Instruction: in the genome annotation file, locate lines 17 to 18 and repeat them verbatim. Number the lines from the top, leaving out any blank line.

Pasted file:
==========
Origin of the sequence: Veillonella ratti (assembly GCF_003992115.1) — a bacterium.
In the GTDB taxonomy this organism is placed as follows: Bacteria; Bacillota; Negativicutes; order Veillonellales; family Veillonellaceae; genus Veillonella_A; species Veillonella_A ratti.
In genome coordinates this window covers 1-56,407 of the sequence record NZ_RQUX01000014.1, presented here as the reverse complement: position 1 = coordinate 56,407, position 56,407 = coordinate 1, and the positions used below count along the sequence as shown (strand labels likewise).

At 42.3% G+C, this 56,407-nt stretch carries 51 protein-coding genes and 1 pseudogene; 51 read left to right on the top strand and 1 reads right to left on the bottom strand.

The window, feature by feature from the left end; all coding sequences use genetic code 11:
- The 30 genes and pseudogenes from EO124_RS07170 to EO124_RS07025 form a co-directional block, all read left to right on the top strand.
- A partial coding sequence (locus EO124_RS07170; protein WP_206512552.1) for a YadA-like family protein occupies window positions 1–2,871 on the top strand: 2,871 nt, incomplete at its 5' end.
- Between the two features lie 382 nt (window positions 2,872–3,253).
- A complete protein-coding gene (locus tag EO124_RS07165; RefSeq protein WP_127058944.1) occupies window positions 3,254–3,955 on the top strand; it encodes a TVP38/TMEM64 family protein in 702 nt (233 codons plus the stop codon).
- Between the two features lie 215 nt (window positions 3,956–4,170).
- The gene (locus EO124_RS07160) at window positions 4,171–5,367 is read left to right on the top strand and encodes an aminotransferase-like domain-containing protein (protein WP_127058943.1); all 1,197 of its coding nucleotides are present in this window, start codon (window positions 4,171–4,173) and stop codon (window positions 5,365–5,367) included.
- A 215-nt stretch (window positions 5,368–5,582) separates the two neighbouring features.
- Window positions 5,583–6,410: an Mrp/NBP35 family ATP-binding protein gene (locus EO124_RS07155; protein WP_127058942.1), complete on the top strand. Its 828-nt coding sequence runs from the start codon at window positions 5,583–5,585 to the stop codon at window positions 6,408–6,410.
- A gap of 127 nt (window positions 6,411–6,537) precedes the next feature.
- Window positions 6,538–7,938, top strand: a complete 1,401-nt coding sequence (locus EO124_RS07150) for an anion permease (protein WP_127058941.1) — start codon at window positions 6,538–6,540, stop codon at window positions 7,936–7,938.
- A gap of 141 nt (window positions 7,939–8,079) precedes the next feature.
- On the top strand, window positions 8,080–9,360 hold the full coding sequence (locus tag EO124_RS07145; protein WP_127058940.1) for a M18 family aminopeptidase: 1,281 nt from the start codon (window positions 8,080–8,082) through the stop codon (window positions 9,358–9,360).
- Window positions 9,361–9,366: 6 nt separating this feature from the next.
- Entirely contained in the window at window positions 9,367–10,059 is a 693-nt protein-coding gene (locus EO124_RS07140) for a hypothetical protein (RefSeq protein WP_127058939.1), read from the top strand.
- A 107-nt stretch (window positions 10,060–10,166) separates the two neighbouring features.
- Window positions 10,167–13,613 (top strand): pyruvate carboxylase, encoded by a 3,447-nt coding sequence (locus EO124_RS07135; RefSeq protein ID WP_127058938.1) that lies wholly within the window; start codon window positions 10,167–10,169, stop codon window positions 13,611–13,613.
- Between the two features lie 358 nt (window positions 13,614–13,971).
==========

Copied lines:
- On the top strand, window positions 8,080–9,360 hold the full coding sequence (locus tag EO124_RS07145; protein WP_127058940.1) for a M18 family aminopeptidase: 1,281 nt from the start codon (window positions 8,080–8,082) through the stop codon (window positions 9,358–9,360).
- Window positions 9,361–9,366: 6 nt separating this feature from the next.